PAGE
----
Gozo – who pays for the tunnel?

Surely a tunnel is a long-term investment in the road infrastructure which reflects a permanent improvement and if well managed can help to reduce the double insularity of the sister island

In 2016, Malta Transport commissioned Dr Marvin Formosa to carry out a Social Impact Assessment on the possibility that a permanent tunnel link is constructed between the island of Gozo and mainland Malta. The study is very well prepared and largely concludes that a tunnel will not only reduce the travelling time, but will also provide commuters with more control when travelling between the islands.

The current ferry service is now operating three vessels which are regularly maintained but due to old age and intensive use, they will soon need to be replaced. The ferry service is comfortable and works regularly with some exception during stormy weather when there are no alternative means of transport. The daily number of students and workers who cross regularly amount on average to a thousand.

Of course, apart from such a cohort (these can be classified as social cases) there are thousands who use the ferry such as day trippers, suppliers and visitors who seek the tranquil environment away from the maddening crowd on the mainland. The Social Impact Assessment, speaks of the double insularity and consequent peripheral geographical status, which includes a brain drain, a demographic drain, an economic drain, and wellbeing drain.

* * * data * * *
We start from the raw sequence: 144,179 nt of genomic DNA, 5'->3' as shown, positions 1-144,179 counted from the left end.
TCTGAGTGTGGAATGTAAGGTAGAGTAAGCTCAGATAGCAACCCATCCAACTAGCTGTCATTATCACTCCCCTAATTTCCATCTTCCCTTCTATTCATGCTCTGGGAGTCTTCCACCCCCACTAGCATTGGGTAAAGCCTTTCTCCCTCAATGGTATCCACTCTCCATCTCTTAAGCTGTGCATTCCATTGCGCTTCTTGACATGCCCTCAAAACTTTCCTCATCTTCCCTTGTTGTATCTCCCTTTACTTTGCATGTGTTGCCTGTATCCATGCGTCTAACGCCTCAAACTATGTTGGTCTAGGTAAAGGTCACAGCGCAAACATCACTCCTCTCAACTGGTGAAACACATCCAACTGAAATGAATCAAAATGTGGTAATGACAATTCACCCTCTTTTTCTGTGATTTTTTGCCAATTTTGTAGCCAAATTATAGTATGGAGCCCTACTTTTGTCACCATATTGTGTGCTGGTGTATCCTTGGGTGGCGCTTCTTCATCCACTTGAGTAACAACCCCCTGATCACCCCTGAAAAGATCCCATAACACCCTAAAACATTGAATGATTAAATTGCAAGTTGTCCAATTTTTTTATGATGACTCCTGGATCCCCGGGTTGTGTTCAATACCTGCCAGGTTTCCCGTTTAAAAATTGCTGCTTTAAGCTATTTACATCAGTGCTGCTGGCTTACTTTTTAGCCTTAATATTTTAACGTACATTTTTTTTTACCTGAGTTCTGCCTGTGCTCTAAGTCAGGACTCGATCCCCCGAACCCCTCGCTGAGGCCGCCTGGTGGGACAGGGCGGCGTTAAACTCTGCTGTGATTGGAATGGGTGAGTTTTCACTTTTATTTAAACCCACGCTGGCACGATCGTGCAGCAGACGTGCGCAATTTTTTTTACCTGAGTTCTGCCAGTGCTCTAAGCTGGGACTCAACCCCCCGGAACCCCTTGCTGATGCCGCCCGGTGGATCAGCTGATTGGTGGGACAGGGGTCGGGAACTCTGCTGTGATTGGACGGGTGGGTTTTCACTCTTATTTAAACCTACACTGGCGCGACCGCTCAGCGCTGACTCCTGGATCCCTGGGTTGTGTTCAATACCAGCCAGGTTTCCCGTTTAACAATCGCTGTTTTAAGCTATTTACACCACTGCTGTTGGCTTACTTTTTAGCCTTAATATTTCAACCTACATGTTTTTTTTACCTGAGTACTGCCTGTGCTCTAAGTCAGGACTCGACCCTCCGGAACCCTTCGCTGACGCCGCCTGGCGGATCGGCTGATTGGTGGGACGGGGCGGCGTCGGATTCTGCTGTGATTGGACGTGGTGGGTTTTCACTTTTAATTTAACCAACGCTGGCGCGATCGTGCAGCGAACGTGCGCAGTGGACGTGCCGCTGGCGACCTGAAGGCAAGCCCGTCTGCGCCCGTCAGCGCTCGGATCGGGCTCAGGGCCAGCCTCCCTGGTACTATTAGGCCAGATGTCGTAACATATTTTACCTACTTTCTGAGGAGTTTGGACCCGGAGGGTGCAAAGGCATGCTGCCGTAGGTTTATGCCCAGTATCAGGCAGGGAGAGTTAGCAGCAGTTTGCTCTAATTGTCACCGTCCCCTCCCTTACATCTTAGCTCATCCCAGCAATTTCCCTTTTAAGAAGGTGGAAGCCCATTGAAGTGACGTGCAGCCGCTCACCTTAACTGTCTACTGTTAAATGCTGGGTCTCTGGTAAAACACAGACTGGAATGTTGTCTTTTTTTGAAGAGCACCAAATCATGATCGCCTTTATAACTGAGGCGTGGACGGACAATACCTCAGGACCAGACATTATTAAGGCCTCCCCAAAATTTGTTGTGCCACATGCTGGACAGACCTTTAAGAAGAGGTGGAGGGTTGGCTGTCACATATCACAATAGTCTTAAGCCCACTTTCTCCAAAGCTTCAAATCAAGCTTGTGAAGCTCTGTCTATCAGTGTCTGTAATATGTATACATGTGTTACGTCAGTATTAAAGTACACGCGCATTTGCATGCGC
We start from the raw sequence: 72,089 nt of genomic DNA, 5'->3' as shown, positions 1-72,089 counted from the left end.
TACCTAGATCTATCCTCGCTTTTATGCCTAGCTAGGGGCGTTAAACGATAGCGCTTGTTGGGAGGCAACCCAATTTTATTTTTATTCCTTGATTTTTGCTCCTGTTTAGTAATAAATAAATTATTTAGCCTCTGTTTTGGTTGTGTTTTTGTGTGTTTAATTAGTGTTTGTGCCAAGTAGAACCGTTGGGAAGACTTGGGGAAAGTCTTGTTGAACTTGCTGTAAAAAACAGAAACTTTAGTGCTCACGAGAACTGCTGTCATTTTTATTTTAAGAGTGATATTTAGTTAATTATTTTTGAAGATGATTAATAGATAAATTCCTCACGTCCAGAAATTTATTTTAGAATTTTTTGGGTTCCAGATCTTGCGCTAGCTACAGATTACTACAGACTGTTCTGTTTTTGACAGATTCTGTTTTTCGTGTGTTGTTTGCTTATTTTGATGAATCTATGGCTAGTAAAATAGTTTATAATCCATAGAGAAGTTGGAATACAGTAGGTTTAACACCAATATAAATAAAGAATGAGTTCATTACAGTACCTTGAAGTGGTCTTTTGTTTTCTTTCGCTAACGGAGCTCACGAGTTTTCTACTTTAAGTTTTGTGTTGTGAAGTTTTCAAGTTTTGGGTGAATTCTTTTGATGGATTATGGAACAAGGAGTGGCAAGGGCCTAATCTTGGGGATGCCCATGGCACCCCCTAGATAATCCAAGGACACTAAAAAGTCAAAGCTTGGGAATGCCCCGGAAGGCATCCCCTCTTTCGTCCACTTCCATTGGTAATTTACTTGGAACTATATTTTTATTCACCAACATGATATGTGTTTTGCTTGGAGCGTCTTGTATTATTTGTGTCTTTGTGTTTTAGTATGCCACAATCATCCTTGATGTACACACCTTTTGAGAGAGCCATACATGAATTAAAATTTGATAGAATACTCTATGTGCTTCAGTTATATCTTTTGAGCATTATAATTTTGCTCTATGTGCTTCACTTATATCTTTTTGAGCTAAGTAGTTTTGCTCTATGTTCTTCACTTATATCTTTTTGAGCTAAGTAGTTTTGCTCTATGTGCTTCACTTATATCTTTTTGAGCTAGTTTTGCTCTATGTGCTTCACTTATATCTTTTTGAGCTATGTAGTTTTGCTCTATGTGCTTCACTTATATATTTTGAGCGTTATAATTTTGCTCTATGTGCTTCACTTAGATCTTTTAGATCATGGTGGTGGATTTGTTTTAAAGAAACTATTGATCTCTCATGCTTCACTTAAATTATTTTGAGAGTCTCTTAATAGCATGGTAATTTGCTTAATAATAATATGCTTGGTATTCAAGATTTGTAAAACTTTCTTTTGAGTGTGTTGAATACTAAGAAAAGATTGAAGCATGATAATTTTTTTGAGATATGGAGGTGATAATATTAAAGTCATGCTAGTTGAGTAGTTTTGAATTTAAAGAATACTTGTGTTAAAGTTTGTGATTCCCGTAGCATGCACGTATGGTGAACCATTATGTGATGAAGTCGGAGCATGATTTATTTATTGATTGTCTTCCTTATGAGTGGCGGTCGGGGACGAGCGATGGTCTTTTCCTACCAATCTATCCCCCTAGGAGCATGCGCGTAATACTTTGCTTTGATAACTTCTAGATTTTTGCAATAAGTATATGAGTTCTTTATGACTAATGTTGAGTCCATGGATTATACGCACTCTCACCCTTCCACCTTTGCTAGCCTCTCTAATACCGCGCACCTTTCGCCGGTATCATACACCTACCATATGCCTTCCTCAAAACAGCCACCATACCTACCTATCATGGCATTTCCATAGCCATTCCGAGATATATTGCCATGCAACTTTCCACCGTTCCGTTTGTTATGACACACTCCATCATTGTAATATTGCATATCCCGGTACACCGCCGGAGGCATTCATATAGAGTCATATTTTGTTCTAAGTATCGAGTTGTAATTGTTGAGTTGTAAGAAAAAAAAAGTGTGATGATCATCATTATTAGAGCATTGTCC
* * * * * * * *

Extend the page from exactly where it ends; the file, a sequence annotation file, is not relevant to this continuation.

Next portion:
Indeed, as early as March 1972, the Maltese government commissioned the Overseas Technical Cooperation Agency of the Government of Japan to carry out a preliminary survey report on a possible permanent link between the two islands (McDonald, 2012).

One is not surprised that various administrations since the 1970s have been whetting the appetite of their constituents with the dream of finding enough capital to finance such an ambitious project.

The government now timed its decision to go for a subsea tunnel tender ahead of this year’s elections for the local councils and MEP candidates. So far, the most likely route will be starting from Manikata ending somewhere in Nadur Gozo – a stretch of thirteen kilometres having one lane with a 70-metre radius. The tunnel project was entrusted to Norwegian experts SINTEF that have many years of experience.